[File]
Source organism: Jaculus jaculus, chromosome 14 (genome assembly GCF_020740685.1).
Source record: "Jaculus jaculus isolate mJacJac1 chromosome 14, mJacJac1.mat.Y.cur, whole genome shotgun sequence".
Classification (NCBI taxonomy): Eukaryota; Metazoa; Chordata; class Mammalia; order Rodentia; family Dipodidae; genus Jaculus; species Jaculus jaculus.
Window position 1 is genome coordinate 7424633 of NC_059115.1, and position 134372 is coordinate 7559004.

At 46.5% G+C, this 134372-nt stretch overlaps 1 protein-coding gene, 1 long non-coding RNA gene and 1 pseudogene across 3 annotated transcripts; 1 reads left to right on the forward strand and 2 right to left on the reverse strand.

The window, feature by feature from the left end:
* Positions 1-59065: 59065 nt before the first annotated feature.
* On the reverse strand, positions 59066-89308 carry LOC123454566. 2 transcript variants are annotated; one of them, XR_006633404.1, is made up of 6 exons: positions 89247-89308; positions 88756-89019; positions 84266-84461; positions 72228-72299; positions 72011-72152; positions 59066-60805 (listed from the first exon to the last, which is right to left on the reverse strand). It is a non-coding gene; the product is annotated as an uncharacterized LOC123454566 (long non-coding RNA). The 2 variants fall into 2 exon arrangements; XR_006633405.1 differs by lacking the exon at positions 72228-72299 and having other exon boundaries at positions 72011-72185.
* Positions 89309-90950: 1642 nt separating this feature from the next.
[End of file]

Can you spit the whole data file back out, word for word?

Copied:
Source organism: Jaculus jaculus, chromosome 14 (genome assembly GCF_020740685.1).
Source record: "Jaculus jaculus isolate mJacJac1 chromosome 14, mJacJac1.mat.Y.cur, whole genome shotgun sequence".
Classification (NCBI taxonomy): Eukaryota; Metazoa; Chordata; class Mammalia; order Rodentia; family Dipodidae; genus Jaculus; species Jaculus jaculus.
Window position 1 is genome coordinate 7424633 of NC_059115.1, and position 134372 is coordinate 7559004.

At 46.5% G+C, this 134372-nt stretch overlaps 1 protein-coding gene, 1 long non-coding RNA gene and 1 pseudogene across 3 annotated transcripts; 1 reads left to right on the forward strand and 2 right to left on the reverse strand.

The window, feature by feature from the left end:
* Positions 1-59065: 59065 nt before the first annotated feature.
* On the reverse strand, positions 59066-89308 carry LOC123454566. 2 transcript variants are annotated; one of them, XR_006633404.1, is made up of 6 exons: positions 89247-89308; positions 88756-89019; positions 84266-84461; positions 72228-72299; positions 72011-72152; positions 59066-60805 (listed from the first exon to the last, which is right to left on the reverse strand). It is a non-coding gene; the product is annotated as an uncharacterized LOC123454566 (long non-coding RNA). The 2 variants fall into 2 exon arrangements; XR_006633405.1 differs by lacking the exon at positions 72228-72299 and having other exon boundaries at positions 72011-72185.
* Positions 89309-90950: 1642 nt separating this feature from the next.